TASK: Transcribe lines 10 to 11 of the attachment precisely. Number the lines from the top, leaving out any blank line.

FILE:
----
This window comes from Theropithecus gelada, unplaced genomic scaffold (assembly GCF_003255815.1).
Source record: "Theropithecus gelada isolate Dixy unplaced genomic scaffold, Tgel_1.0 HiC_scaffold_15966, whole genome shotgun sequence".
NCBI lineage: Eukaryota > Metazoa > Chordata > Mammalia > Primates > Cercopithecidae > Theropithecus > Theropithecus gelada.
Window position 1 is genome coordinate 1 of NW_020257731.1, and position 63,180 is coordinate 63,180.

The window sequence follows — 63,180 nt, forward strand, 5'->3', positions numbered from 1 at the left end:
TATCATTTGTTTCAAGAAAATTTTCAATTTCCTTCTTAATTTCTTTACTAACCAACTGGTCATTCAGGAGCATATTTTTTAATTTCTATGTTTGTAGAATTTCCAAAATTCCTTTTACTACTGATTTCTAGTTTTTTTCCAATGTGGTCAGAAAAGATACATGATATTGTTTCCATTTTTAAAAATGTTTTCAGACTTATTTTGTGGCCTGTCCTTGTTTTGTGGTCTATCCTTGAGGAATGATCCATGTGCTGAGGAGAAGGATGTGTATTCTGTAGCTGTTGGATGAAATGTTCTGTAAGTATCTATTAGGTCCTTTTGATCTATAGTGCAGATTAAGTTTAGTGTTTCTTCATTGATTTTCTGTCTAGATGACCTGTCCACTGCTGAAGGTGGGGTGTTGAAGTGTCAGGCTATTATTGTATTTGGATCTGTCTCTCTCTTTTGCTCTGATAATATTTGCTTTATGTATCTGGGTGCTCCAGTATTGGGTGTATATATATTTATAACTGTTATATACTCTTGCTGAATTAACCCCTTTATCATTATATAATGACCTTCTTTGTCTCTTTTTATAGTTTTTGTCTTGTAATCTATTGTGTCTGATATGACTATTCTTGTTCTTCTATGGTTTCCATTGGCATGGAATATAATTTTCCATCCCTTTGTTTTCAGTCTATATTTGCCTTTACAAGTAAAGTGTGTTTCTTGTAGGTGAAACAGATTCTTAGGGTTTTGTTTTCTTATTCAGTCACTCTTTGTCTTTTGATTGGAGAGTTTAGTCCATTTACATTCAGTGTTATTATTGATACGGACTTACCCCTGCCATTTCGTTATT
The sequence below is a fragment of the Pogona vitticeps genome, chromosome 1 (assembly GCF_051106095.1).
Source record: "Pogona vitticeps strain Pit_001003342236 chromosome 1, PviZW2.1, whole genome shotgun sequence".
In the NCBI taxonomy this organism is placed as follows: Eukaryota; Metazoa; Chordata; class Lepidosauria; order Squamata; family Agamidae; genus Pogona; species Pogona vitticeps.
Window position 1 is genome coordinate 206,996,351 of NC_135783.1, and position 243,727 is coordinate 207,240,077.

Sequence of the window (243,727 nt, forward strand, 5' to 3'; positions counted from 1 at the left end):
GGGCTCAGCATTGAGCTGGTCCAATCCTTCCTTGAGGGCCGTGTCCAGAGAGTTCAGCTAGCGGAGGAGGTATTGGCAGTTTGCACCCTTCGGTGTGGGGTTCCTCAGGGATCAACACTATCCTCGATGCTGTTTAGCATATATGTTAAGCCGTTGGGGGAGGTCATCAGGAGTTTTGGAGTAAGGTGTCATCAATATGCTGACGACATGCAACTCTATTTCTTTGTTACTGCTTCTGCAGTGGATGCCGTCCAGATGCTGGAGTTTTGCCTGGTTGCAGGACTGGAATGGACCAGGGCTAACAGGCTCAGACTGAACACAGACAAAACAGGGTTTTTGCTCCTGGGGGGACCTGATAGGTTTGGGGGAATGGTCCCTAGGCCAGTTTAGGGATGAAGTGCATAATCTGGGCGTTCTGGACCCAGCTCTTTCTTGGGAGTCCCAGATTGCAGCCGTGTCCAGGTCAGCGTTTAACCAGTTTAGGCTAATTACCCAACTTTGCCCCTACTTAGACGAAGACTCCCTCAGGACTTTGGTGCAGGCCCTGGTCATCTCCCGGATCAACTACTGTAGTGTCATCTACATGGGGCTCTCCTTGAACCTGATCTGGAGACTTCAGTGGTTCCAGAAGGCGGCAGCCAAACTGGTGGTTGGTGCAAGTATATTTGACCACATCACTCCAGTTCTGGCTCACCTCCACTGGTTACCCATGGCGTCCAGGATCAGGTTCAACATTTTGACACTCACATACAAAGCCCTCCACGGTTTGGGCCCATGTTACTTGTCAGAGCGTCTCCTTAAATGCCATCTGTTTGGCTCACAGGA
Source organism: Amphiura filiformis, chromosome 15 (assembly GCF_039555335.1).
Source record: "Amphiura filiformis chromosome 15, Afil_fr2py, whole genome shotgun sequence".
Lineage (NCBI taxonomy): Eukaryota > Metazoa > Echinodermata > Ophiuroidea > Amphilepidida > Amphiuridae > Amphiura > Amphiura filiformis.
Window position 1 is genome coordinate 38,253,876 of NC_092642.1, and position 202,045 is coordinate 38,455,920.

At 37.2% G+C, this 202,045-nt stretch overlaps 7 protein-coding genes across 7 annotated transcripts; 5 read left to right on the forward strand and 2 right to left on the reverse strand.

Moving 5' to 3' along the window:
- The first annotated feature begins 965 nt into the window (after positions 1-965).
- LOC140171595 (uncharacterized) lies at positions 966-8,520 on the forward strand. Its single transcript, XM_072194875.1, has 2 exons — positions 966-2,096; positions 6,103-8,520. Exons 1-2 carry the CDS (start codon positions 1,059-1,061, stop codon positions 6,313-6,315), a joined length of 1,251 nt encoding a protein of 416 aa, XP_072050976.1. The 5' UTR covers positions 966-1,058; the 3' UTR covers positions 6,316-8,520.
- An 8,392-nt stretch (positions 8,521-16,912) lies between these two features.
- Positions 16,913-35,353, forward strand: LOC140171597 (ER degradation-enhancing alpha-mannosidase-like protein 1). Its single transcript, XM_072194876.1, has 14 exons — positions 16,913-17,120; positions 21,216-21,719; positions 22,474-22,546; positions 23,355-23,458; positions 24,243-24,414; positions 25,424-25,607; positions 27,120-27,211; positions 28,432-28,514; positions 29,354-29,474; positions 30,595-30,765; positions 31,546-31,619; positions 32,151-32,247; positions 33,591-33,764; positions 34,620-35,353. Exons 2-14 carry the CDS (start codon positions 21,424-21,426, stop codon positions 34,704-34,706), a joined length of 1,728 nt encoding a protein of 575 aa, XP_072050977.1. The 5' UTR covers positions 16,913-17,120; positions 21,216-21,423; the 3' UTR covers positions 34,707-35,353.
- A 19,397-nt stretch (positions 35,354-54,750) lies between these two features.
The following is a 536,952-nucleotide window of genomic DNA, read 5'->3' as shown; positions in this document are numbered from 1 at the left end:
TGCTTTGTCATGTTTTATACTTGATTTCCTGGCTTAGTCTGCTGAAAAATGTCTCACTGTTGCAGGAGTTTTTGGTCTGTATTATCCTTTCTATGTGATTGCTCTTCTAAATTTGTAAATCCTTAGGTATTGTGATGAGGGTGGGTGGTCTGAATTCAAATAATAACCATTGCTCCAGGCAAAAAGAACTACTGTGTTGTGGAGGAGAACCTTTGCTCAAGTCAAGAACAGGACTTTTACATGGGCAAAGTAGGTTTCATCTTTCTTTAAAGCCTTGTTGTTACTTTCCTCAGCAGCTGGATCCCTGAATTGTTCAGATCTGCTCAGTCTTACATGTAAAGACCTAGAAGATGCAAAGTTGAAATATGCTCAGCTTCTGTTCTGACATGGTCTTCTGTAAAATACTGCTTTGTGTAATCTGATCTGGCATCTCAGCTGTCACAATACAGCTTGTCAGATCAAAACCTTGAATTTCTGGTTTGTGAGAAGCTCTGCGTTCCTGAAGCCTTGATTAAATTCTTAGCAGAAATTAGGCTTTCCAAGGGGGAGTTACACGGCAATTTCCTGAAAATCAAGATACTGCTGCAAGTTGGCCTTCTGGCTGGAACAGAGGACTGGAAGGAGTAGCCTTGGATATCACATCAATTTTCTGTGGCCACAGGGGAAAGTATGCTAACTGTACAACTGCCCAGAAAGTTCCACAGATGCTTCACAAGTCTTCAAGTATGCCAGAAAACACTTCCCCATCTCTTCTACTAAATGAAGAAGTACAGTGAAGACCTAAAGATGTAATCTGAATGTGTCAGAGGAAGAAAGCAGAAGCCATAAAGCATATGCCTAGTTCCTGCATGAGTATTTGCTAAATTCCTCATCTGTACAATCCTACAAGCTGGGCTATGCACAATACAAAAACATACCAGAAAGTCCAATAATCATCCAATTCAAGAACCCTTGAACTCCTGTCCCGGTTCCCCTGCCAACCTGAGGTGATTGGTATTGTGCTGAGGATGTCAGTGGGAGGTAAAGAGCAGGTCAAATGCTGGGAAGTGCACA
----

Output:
Window position 1 is genome coordinate 206,996,351 of NC_135783.1, and position 243,727 is coordinate 207,240,077.

Sequence of the window (243,727 nt, forward strand, 5' to 3'; positions counted from 1 at the left end):